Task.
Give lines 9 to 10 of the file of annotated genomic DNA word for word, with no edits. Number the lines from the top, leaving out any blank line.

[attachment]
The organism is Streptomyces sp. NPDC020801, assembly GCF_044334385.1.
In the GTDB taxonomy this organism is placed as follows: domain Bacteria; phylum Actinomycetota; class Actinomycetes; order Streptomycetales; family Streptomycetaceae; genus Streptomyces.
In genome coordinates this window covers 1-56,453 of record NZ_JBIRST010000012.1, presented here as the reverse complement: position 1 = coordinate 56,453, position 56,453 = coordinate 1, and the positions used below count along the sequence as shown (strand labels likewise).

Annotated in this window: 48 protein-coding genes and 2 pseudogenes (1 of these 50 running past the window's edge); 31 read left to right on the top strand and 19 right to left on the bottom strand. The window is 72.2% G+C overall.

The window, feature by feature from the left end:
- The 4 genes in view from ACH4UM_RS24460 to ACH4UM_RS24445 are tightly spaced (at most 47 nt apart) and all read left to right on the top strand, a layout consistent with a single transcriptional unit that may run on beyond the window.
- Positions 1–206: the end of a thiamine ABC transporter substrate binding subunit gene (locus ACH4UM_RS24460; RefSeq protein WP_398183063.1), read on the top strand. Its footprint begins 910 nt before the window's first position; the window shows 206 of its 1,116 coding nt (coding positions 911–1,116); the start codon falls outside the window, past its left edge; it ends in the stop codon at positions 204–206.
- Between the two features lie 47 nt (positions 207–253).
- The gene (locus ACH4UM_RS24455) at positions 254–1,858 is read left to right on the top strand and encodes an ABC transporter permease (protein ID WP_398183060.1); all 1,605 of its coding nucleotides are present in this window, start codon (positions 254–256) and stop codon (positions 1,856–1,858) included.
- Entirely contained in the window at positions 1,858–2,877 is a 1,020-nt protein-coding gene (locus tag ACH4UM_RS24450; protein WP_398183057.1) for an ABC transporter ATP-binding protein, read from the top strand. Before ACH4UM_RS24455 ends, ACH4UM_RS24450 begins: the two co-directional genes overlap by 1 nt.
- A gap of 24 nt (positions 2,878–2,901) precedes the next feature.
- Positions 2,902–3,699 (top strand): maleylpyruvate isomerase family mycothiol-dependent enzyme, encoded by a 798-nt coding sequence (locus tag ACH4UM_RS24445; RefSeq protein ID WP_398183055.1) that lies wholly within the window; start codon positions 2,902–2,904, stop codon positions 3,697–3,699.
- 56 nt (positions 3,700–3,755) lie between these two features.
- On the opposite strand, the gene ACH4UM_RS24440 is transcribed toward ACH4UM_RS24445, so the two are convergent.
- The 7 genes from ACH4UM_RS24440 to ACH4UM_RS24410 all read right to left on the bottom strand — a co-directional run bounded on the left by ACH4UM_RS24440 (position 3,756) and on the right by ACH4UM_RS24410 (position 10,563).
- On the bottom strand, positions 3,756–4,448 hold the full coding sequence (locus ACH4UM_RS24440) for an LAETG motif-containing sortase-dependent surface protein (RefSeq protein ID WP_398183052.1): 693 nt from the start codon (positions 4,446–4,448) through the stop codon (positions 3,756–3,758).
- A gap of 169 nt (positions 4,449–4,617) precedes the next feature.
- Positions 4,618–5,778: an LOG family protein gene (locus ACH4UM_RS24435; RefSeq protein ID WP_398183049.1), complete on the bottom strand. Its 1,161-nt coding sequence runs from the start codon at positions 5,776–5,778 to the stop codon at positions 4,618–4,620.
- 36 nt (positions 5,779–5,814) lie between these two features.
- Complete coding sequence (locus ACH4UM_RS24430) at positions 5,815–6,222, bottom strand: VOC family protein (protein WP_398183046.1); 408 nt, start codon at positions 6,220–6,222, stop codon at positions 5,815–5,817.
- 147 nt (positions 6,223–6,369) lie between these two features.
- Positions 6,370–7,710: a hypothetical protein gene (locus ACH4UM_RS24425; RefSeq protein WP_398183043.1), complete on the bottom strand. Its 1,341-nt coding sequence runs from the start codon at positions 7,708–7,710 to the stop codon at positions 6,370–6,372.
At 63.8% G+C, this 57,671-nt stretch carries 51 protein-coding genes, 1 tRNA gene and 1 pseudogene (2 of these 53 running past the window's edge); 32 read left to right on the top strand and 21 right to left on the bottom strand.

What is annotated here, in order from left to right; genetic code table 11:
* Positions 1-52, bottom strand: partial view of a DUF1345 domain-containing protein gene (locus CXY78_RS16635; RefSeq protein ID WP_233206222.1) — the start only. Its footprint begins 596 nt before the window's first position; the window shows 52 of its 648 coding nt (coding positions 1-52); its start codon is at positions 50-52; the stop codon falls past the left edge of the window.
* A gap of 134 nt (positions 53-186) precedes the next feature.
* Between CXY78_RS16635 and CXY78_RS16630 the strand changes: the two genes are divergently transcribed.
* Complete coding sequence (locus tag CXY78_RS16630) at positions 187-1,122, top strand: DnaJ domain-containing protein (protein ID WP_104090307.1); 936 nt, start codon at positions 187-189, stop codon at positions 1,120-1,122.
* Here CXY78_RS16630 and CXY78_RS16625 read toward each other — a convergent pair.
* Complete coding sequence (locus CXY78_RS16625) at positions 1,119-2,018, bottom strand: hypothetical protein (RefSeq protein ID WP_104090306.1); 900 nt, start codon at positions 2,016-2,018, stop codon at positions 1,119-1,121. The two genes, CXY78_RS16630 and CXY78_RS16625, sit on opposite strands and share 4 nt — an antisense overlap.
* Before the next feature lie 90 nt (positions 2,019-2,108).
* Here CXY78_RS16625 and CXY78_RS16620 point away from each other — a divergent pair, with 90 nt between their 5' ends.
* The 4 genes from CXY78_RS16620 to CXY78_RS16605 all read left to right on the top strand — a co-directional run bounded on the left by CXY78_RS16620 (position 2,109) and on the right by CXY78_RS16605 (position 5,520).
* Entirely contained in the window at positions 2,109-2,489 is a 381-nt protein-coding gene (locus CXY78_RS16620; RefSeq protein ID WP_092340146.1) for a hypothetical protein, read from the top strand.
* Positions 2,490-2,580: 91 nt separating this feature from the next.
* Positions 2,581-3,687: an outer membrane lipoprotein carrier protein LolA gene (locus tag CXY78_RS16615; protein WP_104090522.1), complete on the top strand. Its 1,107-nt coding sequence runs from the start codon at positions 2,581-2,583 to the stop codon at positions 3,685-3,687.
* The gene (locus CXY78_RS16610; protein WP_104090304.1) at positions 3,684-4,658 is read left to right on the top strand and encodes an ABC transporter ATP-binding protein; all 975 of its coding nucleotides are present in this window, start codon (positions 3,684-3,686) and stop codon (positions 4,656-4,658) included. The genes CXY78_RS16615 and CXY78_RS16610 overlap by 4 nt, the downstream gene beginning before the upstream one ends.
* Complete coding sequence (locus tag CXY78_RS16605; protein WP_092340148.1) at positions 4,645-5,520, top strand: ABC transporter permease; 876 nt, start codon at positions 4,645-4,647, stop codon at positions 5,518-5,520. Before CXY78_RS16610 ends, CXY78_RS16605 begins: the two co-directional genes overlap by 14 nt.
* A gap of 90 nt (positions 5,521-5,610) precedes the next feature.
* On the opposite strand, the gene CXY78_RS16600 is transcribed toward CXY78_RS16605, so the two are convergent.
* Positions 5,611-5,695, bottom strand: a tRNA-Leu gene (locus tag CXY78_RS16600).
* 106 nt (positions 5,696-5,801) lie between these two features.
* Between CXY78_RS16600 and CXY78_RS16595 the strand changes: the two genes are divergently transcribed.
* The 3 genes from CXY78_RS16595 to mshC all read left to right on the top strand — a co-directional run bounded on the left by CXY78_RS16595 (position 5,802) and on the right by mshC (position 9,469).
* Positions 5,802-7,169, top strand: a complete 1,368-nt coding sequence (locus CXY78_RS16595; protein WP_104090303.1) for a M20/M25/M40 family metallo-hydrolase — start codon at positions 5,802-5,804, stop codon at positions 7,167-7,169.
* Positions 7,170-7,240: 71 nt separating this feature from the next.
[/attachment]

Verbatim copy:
- The gene (locus ACH4UM_RS24455) at positions 254–1,858 is read left to right on the top strand and encodes an ABC transporter permease (protein ID WP_398183060.1); all 1,605 of its coding nucleotides are present in this window, start codon (positions 254–256) and stop codon (positions 1,856–1,858) included.
- Entirely contained in the window at positions 1,858–2,877 is a 1,020-nt protein-coding gene (locus tag ACH4UM_RS24450; protein WP_398183057.1) for an ABC transporter ATP-binding protein, read from the top strand. Before ACH4UM_RS24455 ends, ACH4UM_RS24450 begins: the two co-directional genes overlap by 1 nt.